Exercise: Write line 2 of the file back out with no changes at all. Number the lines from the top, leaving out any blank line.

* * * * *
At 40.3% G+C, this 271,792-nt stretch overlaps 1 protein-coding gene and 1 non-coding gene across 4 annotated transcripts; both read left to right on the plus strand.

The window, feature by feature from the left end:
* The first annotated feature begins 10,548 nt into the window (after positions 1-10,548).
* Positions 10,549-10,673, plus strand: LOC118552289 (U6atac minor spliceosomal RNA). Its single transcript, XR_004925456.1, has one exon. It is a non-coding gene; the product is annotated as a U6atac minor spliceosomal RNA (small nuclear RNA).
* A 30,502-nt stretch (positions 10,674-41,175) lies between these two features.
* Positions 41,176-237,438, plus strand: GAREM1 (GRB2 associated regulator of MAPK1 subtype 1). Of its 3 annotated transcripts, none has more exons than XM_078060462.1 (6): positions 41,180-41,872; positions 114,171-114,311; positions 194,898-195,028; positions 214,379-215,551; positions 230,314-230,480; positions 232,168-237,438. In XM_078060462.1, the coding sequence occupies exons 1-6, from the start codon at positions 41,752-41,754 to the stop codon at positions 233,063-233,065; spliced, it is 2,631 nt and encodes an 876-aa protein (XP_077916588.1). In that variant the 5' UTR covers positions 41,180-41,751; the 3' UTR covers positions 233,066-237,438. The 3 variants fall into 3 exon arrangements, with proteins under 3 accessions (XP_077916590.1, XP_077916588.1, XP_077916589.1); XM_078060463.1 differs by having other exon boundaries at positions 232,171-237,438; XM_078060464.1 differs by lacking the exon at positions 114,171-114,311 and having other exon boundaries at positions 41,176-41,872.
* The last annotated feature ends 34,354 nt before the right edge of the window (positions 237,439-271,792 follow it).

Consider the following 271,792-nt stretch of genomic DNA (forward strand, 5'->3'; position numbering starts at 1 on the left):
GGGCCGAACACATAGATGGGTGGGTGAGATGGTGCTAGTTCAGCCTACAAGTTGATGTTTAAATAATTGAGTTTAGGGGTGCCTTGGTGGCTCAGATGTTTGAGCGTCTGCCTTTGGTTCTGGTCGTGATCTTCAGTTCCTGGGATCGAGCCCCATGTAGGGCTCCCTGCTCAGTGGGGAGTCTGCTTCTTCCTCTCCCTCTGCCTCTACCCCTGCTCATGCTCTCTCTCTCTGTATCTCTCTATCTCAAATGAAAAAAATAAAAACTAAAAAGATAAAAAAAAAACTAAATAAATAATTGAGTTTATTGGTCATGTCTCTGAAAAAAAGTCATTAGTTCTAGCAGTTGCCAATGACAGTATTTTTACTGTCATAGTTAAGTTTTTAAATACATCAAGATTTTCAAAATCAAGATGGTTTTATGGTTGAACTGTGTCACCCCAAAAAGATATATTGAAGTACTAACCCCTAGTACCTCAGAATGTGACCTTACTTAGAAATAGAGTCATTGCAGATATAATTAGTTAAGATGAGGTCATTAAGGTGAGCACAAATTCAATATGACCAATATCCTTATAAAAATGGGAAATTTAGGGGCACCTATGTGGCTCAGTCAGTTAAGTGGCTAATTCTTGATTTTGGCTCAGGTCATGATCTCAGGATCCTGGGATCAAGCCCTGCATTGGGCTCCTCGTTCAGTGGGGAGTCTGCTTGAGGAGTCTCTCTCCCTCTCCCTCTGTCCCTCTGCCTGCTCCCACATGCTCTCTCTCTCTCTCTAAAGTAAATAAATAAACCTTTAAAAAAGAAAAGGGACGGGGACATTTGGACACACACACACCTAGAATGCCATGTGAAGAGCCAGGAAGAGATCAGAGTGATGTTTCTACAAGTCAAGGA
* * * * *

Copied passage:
The window, feature by feature from the left end: